Consignments are a critical part of the transport industry. But over the years I have found that they have been the source of much confusion also, often on my part! In this post, I will detail my understanding of consignment, and some of the challenges that they can bring when doing a TMS.
In this article:
What is a Consignment
It might seem a simple question. Before I got into logistics, consignment to me meant selling goods "on Consignment", which basically meant that goods could be placed on sale in a store, without the store having to ever take ownership of the goods. Once the goods have been sold, then the retailer pays the seller for the goods.
Ths same term also applies to the transportation of goods via any mode (road/rail/sea or air). The company responsible for the transport of the goods does not have to purchase the goods in order to transport them. Similar to when goods are "on Consignment", they are acting as an intermediate party between the seller and the buyer.
Lets say you make hand knitted blankets, and you sell them at a local retailer. The retailer they display your beautify blankets in the window. When the retailer sells some of your blankets, they pay you for the sold items, and they may order new ones from you.
Now you have a new retailer wanting to stock your goods on consignment. But they are in Sydney, while you live in Adelaide (about a 14 hour drive!). You now must engage with a transport company to take the goods from Adelaide to Sydney. You now need to consign the goods to the transport company, who will transport the goods to the Sydney retailer.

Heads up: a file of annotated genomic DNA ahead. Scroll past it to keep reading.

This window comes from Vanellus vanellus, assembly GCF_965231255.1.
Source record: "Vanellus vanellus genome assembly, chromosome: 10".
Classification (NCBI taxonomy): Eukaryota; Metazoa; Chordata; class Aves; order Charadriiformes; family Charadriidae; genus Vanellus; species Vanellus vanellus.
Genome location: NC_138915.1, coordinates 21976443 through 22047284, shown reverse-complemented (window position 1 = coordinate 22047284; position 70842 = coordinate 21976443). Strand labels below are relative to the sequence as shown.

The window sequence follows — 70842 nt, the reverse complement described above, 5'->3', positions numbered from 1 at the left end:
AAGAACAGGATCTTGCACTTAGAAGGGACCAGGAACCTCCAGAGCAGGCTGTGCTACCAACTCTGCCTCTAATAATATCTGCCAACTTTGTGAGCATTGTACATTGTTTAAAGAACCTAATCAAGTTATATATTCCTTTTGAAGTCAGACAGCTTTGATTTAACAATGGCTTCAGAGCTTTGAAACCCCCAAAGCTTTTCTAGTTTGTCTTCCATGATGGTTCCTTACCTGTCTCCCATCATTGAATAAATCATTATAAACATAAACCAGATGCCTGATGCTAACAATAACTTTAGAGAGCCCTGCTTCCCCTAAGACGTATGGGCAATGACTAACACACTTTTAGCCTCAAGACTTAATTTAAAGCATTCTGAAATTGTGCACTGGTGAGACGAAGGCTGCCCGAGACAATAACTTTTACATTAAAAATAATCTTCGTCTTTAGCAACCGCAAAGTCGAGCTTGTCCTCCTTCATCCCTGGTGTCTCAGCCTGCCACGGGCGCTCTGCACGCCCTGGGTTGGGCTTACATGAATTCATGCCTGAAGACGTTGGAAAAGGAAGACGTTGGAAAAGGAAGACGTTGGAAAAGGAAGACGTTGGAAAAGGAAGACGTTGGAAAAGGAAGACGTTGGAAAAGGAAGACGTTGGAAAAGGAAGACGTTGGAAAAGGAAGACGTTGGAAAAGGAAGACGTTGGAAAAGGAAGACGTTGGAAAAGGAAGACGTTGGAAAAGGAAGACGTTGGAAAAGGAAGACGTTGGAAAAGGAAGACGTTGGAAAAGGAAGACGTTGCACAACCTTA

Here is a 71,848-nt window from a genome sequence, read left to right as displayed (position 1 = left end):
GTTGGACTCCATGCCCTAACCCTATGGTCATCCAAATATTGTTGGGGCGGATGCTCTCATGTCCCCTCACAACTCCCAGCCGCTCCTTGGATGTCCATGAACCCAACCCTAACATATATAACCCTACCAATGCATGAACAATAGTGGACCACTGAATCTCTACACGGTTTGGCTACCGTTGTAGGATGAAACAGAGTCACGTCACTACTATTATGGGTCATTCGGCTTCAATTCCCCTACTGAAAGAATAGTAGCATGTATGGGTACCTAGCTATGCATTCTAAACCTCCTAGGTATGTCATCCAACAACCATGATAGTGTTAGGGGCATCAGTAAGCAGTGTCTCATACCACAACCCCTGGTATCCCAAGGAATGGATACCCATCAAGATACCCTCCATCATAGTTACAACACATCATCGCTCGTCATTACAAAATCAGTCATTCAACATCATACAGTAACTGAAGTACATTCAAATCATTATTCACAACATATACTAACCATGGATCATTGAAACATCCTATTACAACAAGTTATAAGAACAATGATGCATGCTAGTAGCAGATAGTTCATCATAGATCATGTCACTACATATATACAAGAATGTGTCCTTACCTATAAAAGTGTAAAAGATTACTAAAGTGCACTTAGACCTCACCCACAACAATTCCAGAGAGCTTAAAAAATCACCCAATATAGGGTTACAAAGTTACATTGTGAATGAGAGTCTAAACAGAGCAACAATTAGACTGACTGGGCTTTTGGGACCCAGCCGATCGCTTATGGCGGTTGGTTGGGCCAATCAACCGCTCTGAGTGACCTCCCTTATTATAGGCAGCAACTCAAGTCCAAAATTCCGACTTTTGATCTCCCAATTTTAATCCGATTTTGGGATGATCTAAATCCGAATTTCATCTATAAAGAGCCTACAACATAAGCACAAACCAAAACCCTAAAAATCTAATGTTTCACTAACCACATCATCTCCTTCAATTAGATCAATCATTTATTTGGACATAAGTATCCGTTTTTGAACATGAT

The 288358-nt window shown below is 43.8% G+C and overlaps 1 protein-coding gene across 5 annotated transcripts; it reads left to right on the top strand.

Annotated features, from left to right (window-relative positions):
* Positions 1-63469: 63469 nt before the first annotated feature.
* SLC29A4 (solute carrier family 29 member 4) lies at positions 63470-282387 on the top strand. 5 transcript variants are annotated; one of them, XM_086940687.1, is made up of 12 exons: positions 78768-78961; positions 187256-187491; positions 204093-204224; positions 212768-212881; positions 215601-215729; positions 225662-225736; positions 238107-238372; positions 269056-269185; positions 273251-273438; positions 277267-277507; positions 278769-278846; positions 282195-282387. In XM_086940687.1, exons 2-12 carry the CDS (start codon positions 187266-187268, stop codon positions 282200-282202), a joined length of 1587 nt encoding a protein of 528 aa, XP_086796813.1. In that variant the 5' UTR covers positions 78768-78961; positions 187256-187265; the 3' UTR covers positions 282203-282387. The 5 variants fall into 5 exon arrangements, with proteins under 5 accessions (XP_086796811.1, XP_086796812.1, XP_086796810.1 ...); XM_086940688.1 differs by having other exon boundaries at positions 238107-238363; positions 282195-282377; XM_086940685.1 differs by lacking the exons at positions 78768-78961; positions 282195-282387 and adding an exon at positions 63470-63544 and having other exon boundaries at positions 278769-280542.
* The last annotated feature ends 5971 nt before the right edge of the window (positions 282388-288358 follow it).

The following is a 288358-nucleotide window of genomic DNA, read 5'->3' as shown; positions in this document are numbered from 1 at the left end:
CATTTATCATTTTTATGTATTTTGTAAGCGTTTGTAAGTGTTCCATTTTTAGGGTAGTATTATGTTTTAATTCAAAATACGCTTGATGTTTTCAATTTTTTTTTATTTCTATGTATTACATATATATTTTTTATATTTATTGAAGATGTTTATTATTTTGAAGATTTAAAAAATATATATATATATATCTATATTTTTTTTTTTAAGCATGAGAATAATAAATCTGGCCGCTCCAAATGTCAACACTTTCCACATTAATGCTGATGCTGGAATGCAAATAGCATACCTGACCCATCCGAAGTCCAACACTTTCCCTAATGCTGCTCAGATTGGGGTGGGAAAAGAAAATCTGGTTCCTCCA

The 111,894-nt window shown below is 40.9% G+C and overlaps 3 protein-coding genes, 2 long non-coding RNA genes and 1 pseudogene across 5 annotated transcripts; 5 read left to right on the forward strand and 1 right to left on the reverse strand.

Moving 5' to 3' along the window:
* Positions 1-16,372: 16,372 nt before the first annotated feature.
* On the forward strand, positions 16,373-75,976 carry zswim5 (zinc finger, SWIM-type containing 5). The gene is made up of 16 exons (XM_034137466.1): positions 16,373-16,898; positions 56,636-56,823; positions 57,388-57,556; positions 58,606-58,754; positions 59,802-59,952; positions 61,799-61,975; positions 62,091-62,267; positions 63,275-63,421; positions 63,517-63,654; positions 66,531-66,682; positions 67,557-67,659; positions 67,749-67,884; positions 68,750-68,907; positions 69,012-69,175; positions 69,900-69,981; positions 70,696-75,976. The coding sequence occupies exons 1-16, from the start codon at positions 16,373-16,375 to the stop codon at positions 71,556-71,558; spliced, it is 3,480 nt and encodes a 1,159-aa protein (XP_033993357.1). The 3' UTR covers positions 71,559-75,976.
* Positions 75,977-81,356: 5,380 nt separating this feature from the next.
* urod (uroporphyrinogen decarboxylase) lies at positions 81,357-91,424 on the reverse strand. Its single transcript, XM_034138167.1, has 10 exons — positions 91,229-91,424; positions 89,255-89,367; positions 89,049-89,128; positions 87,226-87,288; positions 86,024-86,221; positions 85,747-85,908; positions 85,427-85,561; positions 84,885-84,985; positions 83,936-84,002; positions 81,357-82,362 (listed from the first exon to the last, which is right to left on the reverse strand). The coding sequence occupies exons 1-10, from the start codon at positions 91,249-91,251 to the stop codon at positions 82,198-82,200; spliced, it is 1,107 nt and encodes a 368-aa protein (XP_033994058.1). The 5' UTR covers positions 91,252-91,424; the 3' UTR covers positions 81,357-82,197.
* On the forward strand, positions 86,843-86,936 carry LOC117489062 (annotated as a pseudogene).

The Consignor is the person who consigns the goods, or, sends the goods. They may also be called the shipper. In the above example of the knitted blankets, the maker is the consignor in both cases.
That leaves us with the consignee. So who in the above example is the consignee? For the first example, where we are dealing with a sales consignment , the retailer is the consignee. However, in when talking about a transport consignment, the receiver of the items is the consignee. Now as it happens, in the above example, this is also the retailer. But note, it is not the transport company.
To further illustrate, lets take another example, where you have purchased something from the #buyfromthebush site, to support communities devastated by bush fires. When you purchase the goods, the consignor is the seller of the goods, and the consignee is you. The importance of this will become apparent when we look at the lifecycle of a consignment later on.
Also Known As permalink
A Consignment may not actually be called a consignment, for various reasons. It may often be referred to as a shipment, or job.
Similar Too permalink
I have also been on projects where it is called a Connote, which is short for Consignment Note. Note, this is not a consignment, in the truest sense of the word. A consignment note is actually a document which travels with the goods being shipped,and provides proof that the carrier has received the goods. In many cases today, this is actually a sticky label that is attached to the goods being shipped.